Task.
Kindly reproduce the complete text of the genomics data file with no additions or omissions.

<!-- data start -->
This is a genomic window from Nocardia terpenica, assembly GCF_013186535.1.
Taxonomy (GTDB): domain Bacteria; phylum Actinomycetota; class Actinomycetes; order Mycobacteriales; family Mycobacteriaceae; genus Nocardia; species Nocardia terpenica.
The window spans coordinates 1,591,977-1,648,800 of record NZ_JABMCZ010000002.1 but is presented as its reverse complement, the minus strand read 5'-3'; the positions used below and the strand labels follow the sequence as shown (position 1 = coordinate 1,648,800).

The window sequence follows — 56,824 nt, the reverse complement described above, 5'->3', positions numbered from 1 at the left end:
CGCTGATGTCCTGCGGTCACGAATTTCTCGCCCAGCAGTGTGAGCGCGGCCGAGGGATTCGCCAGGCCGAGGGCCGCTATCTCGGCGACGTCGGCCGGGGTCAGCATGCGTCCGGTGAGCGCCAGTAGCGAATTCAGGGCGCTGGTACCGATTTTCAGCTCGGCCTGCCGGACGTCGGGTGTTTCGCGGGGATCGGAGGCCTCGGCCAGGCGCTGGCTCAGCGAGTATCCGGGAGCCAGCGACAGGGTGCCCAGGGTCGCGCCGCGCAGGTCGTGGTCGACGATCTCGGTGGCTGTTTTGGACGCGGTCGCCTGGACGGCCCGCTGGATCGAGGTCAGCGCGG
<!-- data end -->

This is a genomic window from Nocardia terpenica, assembly GCF_013186535.1.
Taxonomy (GTDB): domain Bacteria; phylum Actinomycetota; class Actinomycetes; order Mycobacteriales; family Mycobacteriaceae; genus Nocardia; species Nocardia terpenica.
The window spans coordinates 1,591,977-1,648,800 of record NZ_JABMCZ010000002.1 but is presented as its reverse complement, the minus strand read 5'-3'; the positions used below and the strand labels follow the sequence as shown (position 1 = coordinate 1,648,800).

The window sequence follows — 56,824 nt, the reverse complement described above, 5'->3', positions numbered from 1 at the left end:
CGCTGATGTCCTGCGGTCACGAATTTCTCGCCCAGCAGTGTGAGCGCGGCCGAGGGATTCGCCAGGCCGAGGGCCGCTATCTCGGCGACGTCGGCCGGGGTCAGCATGCGTCCGGTGAGCGCCAGTAGCGAATTCAGGGCGCTGGTACCGATTTTCAGCTCGGCCTGCCGGACGTCGGGTGTTTCGCGGGGATCGGAGGCCTCGGCCAGGCGCTGGCTCAGCGAGTATCCGGGAGCCAGCGACAGGGTGCCCAGGGTCGCGCCGCGCAGGTCGTGGTCGACGATCTCGGTGGCTGTTTTGGACGCGGTCGCCTGGACGGCCCGCTGGATCGAGGTCAGCGCGG